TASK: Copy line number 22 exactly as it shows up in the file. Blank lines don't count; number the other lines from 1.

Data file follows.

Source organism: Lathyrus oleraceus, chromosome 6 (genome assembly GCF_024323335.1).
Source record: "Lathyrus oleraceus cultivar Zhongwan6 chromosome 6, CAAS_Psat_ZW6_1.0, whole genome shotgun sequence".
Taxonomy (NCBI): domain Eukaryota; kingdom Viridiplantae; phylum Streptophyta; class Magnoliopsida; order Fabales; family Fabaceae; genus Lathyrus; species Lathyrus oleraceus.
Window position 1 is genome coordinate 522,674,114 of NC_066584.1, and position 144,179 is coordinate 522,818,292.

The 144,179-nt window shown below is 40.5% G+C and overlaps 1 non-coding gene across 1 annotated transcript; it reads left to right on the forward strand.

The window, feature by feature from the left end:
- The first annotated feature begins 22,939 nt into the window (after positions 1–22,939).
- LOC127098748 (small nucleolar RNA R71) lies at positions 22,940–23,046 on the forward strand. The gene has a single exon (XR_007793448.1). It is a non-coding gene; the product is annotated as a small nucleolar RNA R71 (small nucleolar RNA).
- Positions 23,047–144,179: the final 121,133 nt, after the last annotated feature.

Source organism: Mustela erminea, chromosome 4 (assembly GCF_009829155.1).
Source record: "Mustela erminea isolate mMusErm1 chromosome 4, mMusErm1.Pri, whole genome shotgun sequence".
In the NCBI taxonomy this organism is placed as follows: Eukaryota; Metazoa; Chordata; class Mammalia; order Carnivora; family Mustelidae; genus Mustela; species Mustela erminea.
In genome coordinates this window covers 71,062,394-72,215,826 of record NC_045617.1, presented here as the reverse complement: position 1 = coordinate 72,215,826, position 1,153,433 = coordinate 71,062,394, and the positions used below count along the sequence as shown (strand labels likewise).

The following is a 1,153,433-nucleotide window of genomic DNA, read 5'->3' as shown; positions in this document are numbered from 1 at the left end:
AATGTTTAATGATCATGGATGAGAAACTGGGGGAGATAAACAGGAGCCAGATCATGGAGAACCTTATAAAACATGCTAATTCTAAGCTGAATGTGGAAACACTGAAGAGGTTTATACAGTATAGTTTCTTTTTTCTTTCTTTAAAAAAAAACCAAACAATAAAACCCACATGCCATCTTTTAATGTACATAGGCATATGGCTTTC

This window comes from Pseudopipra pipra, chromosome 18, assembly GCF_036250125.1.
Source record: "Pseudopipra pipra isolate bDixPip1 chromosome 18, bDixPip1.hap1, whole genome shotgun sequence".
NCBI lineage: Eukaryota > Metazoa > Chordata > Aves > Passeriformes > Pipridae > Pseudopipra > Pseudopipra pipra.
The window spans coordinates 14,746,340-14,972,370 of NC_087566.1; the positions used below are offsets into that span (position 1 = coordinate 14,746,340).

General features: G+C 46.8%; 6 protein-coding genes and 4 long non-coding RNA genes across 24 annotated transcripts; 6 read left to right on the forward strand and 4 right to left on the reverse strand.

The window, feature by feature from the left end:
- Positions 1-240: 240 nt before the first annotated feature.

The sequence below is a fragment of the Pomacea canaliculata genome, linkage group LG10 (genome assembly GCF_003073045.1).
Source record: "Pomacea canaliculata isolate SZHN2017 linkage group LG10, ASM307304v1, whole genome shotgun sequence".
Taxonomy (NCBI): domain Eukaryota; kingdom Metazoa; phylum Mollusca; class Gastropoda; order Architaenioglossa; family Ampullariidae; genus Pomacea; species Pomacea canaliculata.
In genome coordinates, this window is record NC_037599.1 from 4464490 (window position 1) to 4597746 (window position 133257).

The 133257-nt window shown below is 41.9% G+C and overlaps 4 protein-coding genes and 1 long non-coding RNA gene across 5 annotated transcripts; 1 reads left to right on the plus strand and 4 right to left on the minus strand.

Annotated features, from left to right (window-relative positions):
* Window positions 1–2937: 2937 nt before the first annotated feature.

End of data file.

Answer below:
- Positions 1-240: 240 nt before the first annotated feature.